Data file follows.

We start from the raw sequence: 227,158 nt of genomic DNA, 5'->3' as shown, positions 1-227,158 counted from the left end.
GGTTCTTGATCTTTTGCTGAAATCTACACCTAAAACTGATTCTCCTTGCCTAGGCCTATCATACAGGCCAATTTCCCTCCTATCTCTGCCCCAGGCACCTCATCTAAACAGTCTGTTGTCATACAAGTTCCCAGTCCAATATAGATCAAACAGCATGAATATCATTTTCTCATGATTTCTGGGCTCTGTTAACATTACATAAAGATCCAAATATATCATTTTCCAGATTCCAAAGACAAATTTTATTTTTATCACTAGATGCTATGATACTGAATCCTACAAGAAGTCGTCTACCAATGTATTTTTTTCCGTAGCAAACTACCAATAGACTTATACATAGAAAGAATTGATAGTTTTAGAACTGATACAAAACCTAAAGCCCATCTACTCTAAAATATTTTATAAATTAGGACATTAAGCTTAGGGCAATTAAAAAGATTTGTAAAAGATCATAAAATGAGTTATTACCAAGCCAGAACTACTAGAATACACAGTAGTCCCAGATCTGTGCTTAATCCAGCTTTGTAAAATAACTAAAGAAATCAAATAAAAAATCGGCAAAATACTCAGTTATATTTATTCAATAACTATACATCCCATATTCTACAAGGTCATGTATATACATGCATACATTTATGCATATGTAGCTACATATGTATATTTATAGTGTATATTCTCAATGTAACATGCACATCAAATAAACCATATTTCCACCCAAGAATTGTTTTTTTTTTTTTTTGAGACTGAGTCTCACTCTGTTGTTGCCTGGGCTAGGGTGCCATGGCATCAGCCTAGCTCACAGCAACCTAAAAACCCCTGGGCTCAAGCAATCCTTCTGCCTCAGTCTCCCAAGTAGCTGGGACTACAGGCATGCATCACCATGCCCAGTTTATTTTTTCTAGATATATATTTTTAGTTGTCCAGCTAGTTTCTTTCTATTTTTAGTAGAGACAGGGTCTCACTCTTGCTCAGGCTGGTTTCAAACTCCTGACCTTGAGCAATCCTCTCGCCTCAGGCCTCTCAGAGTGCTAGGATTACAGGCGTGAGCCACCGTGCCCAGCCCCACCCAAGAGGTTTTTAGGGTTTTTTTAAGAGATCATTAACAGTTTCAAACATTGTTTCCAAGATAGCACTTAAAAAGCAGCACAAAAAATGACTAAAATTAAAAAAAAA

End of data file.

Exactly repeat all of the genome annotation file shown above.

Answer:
We start from the raw sequence: 227,158 nt of genomic DNA, 5'->3' as shown, positions 1-227,158 counted from the left end.
GGTTCTTGATCTTTTGCTGAAATCTACACCTAAAACTGATTCTCCTTGCCTAGGCCTATCATACAGGCCAATTTCCCTCCTATCTCTGCCCCAGGCACCTCATCTAAACAGTCTGTTGTCATACAAGTTCCCAGTCCAATATAGATCAAACAGCATGAATATCATTTTCTCATGATTTCTGGGCTCTGTTAACATTACATAAAGATCCAAATATATCATTTTCCAGATTCCAAAGACAAATTTTATTTTTATCACTAGATGCTATGATACTGAATCCTACAAGAAGTCGTCTACCAATGTATTTTTTTCCGTAGCAAACTACCAATAGACTTATACATAGAAAGAATTGATAGTTTTAGAACTGATACAAAACCTAAAGCCCATCTACTCTAAAATATTTTATAAATTAGGACATTAAGCTTAGGGCAATTAAAAAGATTTGTAAAAGATCATAAAATGAGTTATTACCAAGCCAGAACTACTAGAATACACAGTAGTCCCAGATCTGTGCTTAATCCAGCTTTGTAAAATAACTAAAGAAATCAAATAAAAAATCGGCAAAATACTCAGTTATATTTATTCAATAACTATACATCCCATATTCTACAAGGTCATGTATATACATGCATACATTTATGCATATGTAGCTACATATGTATATTTATAGTGTATATTCTCAATGTAACATGCACATCAAATAAACCATATTTCCACCCAAGAATTGTTTTTTTTTTTTTTTGAGACTGAGTCTCACTCTGTTGTTGCCTGGGCTAGGGTGCCATGGCATCAGCCTAGCTCACAGCAACCTAAAAACCCCTGGGCTCAAGCAATCCTTCTGCCTCAGTCTCCCAAGTAGCTGGGACTACAGGCATGCATCACCATGCCCAGTTTATTTTTTCTAGATATATATTTTTAGTTGTCCAGCTAGTTTCTTTCTATTTTTAGTAGAGACAGGGTCTCACTCTTGCTCAGGCTGGTTTCAAACTCCTGACCTTGAGCAATCCTCTCGCCTCAGGCCTCTCAGAGTGCTAGGATTACAGGCGTGAGCCACCGTGCCCAGCCCCACCCAAGAGGTTTTTAGGGTTTTTTTAAGAGATCATTAACAGTTTCAAACATTGTTTCCAAGATAGCACTTAAAAAGCAGCACAAAAAATGACTAAAATTAAAAAAAAA